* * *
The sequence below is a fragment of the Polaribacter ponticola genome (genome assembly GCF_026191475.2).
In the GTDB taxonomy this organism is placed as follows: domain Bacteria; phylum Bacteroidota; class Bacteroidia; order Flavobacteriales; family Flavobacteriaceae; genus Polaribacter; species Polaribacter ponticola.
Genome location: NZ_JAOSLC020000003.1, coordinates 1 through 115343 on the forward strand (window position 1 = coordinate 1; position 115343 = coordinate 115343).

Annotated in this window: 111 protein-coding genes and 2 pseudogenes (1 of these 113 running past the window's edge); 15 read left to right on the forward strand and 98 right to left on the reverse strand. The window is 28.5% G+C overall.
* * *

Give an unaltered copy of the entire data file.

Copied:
The sequence below is a fragment of the Polaribacter ponticola genome (genome assembly GCF_026191475.2).
In the GTDB taxonomy this organism is placed as follows: domain Bacteria; phylum Bacteroidota; class Bacteroidia; order Flavobacteriales; family Flavobacteriaceae; genus Polaribacter; species Polaribacter ponticola.
Genome location: NZ_JAOSLC020000003.1, coordinates 1 through 115343 on the forward strand (window position 1 = coordinate 1; position 115343 = coordinate 115343).

Annotated in this window: 111 protein-coding genes and 2 pseudogenes (1 of these 113 running past the window's edge); 15 read left to right on the forward strand and 98 right to left on the reverse strand. The window is 28.5% G+C overall.